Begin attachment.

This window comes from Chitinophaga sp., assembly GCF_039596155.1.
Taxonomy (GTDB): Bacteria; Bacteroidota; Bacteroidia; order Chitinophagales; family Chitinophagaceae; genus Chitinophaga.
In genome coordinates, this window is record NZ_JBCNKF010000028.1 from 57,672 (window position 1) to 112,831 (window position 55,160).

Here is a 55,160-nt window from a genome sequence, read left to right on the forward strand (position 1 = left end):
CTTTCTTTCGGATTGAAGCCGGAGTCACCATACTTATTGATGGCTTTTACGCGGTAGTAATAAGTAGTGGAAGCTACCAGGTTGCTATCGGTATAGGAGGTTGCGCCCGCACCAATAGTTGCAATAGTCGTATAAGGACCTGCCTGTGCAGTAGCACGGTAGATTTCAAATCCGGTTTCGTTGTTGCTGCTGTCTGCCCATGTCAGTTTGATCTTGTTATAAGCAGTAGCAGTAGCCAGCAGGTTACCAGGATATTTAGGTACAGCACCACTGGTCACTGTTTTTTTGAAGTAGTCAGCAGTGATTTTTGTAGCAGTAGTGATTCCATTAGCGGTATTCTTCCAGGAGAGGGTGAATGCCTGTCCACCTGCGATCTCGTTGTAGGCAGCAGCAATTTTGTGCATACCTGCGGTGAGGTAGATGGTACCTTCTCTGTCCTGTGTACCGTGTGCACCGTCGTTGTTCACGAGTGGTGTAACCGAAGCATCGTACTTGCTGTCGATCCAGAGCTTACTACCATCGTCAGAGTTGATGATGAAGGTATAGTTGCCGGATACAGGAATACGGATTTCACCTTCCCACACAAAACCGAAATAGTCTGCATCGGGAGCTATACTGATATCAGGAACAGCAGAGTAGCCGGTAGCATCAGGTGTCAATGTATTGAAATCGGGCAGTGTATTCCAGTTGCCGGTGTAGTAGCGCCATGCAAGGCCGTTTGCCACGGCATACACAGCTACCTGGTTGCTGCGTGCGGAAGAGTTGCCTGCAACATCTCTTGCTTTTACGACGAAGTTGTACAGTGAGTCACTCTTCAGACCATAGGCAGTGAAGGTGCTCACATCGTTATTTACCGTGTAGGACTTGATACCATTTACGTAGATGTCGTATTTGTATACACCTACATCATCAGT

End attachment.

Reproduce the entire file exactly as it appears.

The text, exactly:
This window comes from Chitinophaga sp., assembly GCF_039596155.1.
Taxonomy (GTDB): Bacteria; Bacteroidota; Bacteroidia; order Chitinophagales; family Chitinophagaceae; genus Chitinophaga.
In genome coordinates, this window is record NZ_JBCNKF010000028.1 from 57,672 (window position 1) to 112,831 (window position 55,160).

Here is a 55,160-nt window from a genome sequence, read left to right on the forward strand (position 1 = left end):
CTTTCTTTCGGATTGAAGCCGGAGTCACCATACTTATTGATGGCTTTTACGCGGTAGTAATAAGTAGTGGAAGCTACCAGGTTGCTATCGGTATAGGAGGTTGCGCCCGCACCAATAGTTGCAATAGTCGTATAAGGACCTGCCTGTGCAGTAGCACGGTAGATTTCAAATCCGGTTTCGTTGTTGCTGCTGTCTGCCCATGTCAGTTTGATCTTGTTATAAGCAGTAGCAGTAGCCAGCAGGTTACCAGGATATTTAGGTACAGCACCACTGGTCACTGTTTTTTTGAAGTAGTCAGCAGTGATTTTTGTAGCAGTAGTGATTCCATTAGCGGTATTCTTCCAGGAGAGGGTGAATGCCTGTCCACCTGCGATCTCGTTGTAGGCAGCAGCAATTTTGTGCATACCTGCGGTGAGGTAGATGGTACCTTCTCTGTCCTGTGTACCGTGTGCACCGTCGTTGTTCACGAGTGGTGTAACCGAAGCATCGTACTTGCTGTCGATCCAGAGCTTACTACCATCGTCAGAGTTGATGATGAAGGTATAGTTGCCGGATACAGGAATACGGATTTCACCTTCCCACACAAAACCGAAATAGTCTGCATCGGGAGCTATACTGATATCAGGAACAGCAGAGTAGCCGGTAGCATCAGGTGTCAATGTATTGAAATCGGGCAGTGTATTCCAGTTGCCGGTGTAGTAGCGCCATGCAAGGCCGTTTGCCACGGCATACACAGCTACCTGGTTGCTGCGTGCGGAAGAGTTGCCTGCAACATCTCTTGCTTTTACGACGAAGTTGTACAGTGAGTCACTCTTCAGACCATAGGCAGTGAAGGTGCTCACATCGTTATTTACCGTGTAGGACTTGATACCATTTACGTAGATGTCGTATTTGTATACACCTACATCATCAGT